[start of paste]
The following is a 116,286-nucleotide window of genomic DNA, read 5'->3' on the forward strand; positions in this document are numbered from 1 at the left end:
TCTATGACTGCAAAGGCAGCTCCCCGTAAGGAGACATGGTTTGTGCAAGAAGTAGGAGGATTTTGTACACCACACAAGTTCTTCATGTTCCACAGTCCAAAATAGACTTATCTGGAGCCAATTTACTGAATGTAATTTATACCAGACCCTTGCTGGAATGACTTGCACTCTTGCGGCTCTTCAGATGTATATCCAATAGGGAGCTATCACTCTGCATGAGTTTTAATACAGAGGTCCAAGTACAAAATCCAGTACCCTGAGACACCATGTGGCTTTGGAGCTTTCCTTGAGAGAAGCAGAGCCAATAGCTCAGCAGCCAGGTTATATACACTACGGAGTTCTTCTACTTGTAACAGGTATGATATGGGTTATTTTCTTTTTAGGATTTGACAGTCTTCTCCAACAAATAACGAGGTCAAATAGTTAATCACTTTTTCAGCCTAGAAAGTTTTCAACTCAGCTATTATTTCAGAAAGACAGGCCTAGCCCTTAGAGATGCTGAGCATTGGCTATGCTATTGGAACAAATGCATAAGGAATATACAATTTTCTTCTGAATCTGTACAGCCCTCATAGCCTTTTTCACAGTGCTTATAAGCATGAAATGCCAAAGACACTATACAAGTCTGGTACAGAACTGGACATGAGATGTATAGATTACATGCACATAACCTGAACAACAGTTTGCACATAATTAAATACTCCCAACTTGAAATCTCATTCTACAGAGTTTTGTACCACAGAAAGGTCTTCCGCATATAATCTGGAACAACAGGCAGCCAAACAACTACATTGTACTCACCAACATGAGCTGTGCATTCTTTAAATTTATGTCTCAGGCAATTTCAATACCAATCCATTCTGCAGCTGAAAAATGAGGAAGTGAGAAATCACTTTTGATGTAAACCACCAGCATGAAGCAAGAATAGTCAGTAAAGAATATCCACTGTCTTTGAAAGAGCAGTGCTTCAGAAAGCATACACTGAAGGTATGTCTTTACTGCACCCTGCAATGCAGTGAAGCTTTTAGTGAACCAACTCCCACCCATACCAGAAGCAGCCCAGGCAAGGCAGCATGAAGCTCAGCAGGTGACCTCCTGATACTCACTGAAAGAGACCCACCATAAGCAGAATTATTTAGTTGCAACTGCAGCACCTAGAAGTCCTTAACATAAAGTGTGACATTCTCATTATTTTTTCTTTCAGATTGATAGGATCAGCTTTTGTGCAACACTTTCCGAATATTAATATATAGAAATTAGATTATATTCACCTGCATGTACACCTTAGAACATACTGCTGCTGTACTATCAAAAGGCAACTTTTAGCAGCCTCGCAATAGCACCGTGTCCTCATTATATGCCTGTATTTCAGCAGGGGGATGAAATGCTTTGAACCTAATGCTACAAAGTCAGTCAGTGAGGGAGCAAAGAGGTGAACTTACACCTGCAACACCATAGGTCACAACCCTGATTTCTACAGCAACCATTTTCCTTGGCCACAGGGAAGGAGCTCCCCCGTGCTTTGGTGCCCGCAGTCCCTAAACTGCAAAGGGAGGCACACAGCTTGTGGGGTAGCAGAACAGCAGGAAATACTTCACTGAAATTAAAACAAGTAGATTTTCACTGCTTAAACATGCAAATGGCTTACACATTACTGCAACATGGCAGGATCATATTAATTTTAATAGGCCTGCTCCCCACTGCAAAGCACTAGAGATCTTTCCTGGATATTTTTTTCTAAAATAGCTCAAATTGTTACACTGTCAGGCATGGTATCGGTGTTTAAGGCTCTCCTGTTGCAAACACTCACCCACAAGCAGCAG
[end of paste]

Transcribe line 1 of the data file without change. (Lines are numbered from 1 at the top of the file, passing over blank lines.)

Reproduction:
The following is a 116,286-nucleotide window of genomic DNA, read 5'->3' on the forward strand; positions in this document are numbered from 1 at the left end: